The conference name is dedicated to providing a harassment-free experience for everyone. This code of conduct applies to all conference spaces, including both online and offline. Anyone who violates this code of conduct may be sanctioned or expelled from these spaces at the discretion of the Organising Committee.
We ask that all attendees follow these guidelines:
- Behave professionally.
- Be considerate and respectful of others; do not insult or put down other attendees.
- Critique ideas rather than individuals.
- Harassment and offensive or exclusionary comments or behaviour related to race, culture, gender, sexual orientation, disability, age, physical appearance or religion are not appropriate.
- Do not monopolise discussion; sustained disruption of talks or other events may be considered harassment.
- No photography or recording of an individual without consent.
- Check your venues catering guide
- Dietary requirements - cultural, allergies and preferential - can be catered for by the University's list of preferred suppliers.
- Check our University Alcohol Policy which can be found in the Event Management Policy.
Check that photography is allowed at your venue and provide model release forms on the day. (Note that photography is not allowed in some areas of the Fale Pasifika).
On the day
- Easy to read name tags.
- Gifts fall under our Gifts and Hospitality to Third Parties Policy.
- Have a clear process for managing any concerns or complaint.
- Schedule regular breaks.
- All information and communications are clear and accessible, including signage, name tags, slides, handouts and videos.
- Find out how you can write and present accessible information.
- Find out how you can caption videos.
- Provide presenters with a microphone and have a cordless microphone for audience questions; this allows for FM transmission to participants hearing aids.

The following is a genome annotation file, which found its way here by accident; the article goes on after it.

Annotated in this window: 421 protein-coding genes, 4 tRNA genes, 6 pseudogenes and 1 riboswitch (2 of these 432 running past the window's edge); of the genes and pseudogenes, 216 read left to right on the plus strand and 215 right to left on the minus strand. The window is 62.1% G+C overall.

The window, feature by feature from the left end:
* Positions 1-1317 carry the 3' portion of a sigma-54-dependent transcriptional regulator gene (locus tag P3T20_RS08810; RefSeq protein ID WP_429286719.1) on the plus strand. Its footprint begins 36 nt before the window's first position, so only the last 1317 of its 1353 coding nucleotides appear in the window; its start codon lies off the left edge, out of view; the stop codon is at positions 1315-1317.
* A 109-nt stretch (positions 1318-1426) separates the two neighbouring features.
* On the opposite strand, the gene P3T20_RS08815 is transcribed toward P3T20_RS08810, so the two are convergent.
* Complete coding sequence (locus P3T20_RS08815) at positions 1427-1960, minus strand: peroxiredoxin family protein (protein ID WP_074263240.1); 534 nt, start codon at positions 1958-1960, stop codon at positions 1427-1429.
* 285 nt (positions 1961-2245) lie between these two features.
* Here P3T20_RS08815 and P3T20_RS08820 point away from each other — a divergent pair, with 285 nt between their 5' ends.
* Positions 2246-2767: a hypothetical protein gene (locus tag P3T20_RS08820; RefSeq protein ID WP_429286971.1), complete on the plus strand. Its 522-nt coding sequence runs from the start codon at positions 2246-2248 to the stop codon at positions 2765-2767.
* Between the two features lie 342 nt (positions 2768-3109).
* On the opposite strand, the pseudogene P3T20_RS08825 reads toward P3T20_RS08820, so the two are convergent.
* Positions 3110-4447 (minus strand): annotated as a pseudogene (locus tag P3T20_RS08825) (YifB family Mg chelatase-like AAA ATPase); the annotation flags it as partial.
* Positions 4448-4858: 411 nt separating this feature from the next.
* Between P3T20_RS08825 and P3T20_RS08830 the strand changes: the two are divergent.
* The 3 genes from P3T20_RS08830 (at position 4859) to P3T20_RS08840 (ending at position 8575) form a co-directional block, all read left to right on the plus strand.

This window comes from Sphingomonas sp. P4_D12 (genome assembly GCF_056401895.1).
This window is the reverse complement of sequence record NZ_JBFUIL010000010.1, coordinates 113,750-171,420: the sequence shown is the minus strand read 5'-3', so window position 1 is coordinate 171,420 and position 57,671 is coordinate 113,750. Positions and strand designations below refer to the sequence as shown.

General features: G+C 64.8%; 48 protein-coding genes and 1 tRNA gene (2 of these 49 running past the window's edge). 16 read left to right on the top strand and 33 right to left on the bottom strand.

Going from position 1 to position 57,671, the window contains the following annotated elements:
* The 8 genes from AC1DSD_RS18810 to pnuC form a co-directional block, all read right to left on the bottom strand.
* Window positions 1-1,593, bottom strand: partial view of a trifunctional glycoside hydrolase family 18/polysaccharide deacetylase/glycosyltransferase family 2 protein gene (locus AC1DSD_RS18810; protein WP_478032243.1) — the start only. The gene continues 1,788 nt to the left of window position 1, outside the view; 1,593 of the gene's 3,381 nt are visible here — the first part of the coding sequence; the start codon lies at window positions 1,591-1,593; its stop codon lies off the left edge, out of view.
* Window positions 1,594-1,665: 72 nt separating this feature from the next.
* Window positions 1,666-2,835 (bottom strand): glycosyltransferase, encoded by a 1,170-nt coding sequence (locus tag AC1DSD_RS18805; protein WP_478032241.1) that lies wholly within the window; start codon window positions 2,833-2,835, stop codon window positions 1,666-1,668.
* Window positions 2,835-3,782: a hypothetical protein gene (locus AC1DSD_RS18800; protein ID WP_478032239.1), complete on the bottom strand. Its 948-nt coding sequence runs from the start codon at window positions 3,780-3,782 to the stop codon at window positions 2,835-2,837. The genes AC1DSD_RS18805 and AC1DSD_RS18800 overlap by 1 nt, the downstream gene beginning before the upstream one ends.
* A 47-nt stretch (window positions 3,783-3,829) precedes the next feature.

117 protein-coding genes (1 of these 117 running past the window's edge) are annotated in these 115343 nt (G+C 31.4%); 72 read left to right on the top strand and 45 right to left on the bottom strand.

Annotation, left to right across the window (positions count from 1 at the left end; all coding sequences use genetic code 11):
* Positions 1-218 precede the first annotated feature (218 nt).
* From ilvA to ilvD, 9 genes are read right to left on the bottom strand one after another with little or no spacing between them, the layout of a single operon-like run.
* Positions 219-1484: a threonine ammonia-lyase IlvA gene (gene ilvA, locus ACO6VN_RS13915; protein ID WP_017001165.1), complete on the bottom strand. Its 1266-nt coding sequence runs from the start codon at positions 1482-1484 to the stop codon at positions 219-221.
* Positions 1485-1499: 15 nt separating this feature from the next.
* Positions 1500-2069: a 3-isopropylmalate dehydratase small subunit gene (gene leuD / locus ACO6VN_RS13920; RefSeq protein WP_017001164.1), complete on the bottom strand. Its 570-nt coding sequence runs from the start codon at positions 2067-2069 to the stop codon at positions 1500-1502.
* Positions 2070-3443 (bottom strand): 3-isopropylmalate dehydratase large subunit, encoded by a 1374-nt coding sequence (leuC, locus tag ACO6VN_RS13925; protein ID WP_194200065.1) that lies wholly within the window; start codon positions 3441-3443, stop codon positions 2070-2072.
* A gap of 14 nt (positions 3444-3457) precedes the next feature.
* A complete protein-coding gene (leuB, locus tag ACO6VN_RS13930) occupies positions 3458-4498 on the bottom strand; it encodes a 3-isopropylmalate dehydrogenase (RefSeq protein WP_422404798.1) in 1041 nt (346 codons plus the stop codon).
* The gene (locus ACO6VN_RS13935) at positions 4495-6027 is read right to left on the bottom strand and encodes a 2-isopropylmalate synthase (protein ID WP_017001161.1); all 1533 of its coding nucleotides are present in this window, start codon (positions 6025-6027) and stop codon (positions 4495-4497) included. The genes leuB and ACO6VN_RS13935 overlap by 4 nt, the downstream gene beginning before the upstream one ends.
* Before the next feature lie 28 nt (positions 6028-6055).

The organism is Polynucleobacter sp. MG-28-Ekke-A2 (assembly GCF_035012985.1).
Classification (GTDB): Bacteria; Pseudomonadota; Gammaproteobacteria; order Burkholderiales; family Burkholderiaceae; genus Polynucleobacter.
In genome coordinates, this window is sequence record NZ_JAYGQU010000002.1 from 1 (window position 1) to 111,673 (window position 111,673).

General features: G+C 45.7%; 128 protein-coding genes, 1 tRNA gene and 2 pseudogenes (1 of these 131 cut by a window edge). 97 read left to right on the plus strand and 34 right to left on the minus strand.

Ensure the event is accessible by following the practices outlined above under Presentations. Also read Accessible Speaking Best Practices
Events for neurodiverse students
Conference excursions and activities
- All activities are accessible.
- Be aware of possible cultural appropriation if specific groups are performing.
- Appropriateness of any performances considered.
- Provide for participant safety, especially where alcohol is being served.
References and Resources
- Best Practice Guide for Developing Inclusive Conferences; REACH. University of Oxford
- Creating inclusive conferences for academics with caring responsibilities; University of Warwick
- Achieving gender balance at Science conferences; Prof. Jennifer Martin Ten simple rules
- Five more rules
- Embracing diversity and inclusion as a conference organiser Prof. Rosalind Archer.
- University of Auckland mobile app
- Deaf Aotearoa New Zealand
- The Blind Foundation
- Sign Language Interpreters Association of New Zealand
- Blind Foundation Guidelines for creating accessible documents
- Blind Foundation advice on communicating with someone who is blind or low vision
- Without accessible conferences, we lose the voices of disabled academics
- Inclusive and Accessible Events on Campus - Australia Disability Clearinghouse (ADCET)